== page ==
females: virilization, hirsuitism, deepened voice, menstrual irregularities, (if pregnant, virilization of the fetus); MALES: excessive doses can cause feminization because continuous stimulation will inhibit feedback and cause conversion of exogenous androgens to estrogens (gynecomastia, small testes, and infertility); HIGH DOSES also cause behavior effects, including hostility and aggression. BOTH SEXES: cholestatic jaundice, elevate liver enzymes, possible hepatocellular carcinoma
list the synthetic androgens.
methyltestosterone, fluoxymesterone, oxandrolone, stanozolol
there are four categories of androgen antagonists, what are they?
1) gonadotropin releasing analogues (leuprolide) given in continuous dose; 2)Receptor Inhibitors (flutamide and bucalutamide and cyproterone); 3) Steroid synthesis inhibitors(ketoconazole and spironolactone); 4) 5alpha reductase inhibitors (finasteride)
name the treatments for hypogonadism.
androgen replacement therapy includes: testosterone enanthate or testosterone cypionate, methyltestosterone, fluoxymesterone, testosterone patch
what meds would you use to treat anabolic protein synthesis?
oxandrolone or stanozolol
what meds would you use to treat BPH (benign prostatic hypertrophy)?
5a reductase inhibitor: finasteride (aka Propecia- used for hairloss)
what meds would you use to treat prostate carcinoma?
GnRH agonist like leuprolide (continuous dose) given with an androgen receptor antagonist (ie. flutamide); the flutamide is given to prevent the initial surge in testosterone production that may cause a flare in tumor growth
what meds would you use to treat hirsutism (hair growth)?
combined oral contraceptive, spironolactone (steroid synthesis inhibitor and a K+ sparing diuretic), flutamide (receptor inhibitor), GnRH agonist (continuous dose)
in regard to flutamide and bicalutamide, how do they work? when are they used? what are the side-effects?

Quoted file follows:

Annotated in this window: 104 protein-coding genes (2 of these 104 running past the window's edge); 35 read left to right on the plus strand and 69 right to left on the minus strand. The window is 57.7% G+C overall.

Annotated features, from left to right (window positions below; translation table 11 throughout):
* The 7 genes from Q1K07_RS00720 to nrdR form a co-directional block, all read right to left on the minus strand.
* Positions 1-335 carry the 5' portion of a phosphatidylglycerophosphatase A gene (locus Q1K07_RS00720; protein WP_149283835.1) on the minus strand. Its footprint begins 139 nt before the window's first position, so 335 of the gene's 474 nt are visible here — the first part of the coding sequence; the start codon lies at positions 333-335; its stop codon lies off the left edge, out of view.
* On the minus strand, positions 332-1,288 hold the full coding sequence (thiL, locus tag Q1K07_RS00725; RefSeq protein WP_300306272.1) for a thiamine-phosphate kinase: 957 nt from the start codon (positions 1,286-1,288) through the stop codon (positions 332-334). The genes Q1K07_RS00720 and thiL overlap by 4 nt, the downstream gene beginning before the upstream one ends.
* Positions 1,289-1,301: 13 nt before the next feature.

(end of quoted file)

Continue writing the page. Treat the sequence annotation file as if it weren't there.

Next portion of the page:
they are nonsteroidal drugs that act as competitive antagonists at teh androgen receptor; used to treat PROSTATE CA (usually in combo with GnRH analogue); S/E: hepatitis and gynecomastia
what tissues rely on DHT and therefore would benefit from a 5a reductase inhibitor?
prostate and hair follicles have receptors for DHT and since 5a reductase is needed to convert testosterone to DHT, this group of drugs would be benefical in treating BPH and hair loss; since it doesn't affect testosterone action, there are less s/e like impotence, infertility, and loss of libido (FINASTERIDE is the drug)
why would combined hormonal contraceptives work in women with hirsutism?
since estrogen causes an increase in the SHBG production from the liver, less testosterone would be present in the blood since it would now bind to the SHBG and decrease the androgen effects
how does the antifungal, ketoconazole prevent steroid synthesis?
ketoconazole reduces the enzyme 17a-reductase; this enzyme is needed to convert many of the steroids into their next steps (ie. from pregnenolone to 17-hydroxypregnenolone); therefore it is used to treat patients with steroid-responsive metastatic tumors
what happens when you expose too much hormone to anything?
the receptors will downregulate - the mechanism behind contiuous GnRH stimulation